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Cuba the first to eliminate motherchild HIV transmission

In another medical breakthrough, Cuba became the first country in the world to eliminate mother-to-child transmission of HIV as well as congenital syphilis.

This important achievement was announced June 30 by the World Health Organization and Cuba’s Ministry of Public Health.

The WHO’s director-general, Dr. Margaret Chan, said, “Eliminating transmission of a virus is one of the greatest public health achievements possible. This is a major victory in our long fight against HIV and sexually transmitted infections, and an important step towards having an AIDS-free generation.”

A country is considered free of mother-to-child HIV transmission when less than 2 percent of children born to mothers with HIV contract the disease.

In Cuba since 2012, there have been one to two cases of such transmission per year, for a frequency of 1.8 percent, thus surpassing the goal.
Without preventive medical treatment, the incidence of transmission of HIV to a newborn can reach 15 to 50 percent.

The UN and other international health organizations have set a worldwide goal of 2015 to eliminate mother-to-child HIV and sexually-transmitted diseases.

The remarkable elimination of mother-to-child HIV transmission in Cuba is possible because of Cuba’s universal, free and quality health care system and its highly regarded prenatal programs. Cuba coordinated with the UN health agencies to meet the United Nations’ goal.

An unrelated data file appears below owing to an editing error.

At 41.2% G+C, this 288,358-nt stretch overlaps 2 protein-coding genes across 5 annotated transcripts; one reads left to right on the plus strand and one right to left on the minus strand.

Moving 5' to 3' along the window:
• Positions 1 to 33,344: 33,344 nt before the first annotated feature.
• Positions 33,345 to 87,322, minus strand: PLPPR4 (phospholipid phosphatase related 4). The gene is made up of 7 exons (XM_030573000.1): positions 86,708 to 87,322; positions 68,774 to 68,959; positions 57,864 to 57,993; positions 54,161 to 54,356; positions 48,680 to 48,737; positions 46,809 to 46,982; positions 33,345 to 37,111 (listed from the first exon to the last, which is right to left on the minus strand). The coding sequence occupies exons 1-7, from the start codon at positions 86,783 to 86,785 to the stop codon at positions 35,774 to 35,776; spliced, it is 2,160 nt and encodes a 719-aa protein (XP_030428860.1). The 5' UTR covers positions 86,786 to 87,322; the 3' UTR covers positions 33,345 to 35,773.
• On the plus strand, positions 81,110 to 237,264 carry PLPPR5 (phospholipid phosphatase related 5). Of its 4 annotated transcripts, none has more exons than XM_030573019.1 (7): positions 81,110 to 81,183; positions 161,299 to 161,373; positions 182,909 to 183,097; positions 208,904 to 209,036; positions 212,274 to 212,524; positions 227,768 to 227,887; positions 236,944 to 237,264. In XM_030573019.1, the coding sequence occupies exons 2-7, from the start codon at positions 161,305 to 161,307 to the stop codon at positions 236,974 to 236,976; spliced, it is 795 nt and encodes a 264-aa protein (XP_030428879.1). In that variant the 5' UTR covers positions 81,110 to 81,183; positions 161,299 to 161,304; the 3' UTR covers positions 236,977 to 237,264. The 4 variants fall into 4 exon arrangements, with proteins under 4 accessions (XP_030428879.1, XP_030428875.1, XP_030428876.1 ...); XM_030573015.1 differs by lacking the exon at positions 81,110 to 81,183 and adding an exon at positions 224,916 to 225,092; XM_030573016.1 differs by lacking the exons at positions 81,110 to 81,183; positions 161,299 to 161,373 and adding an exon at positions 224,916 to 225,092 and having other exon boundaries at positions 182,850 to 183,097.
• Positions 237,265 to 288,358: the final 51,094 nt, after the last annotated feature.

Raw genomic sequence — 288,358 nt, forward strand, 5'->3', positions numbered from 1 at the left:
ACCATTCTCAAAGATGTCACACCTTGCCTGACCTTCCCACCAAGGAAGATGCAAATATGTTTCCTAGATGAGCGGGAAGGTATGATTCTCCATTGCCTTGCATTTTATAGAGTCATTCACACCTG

Cuba’s comprehensive intervention for pregnant women with HIV includes closely monitored prenatal care, anti-retroviral treatment and post-natal follow-up. Pre- and post-natal care is a guaranteed right for all Cuban women and their babies. And once born, a baby and parent have the right to one year of paid maternal/paternal care.

On Monday, the same day of Cuba’s latest achievement, WHO’s headquarters in Washington, D.C., held a panel called “To Be Born Without HIV: How Cuba Became the First Country in the World to Eliminate Mother-to-Child HIV and Syphilis Transmission.”

Cuba’s public health minister, Roberto Morales Ojeda, said in Washington, “This validation is a major recognition of the Cuban  national health system, as well as a stimulus and commitment for us to continue perfecting our work for the wellbeing of mothers, children and all our people.”

Cuba’s socialism and its Revolution makes it possible to channel the human and material resources—despite severe challenges imposed by the U.S. blockade—toward the betterment of the Cuban people and beyond. 


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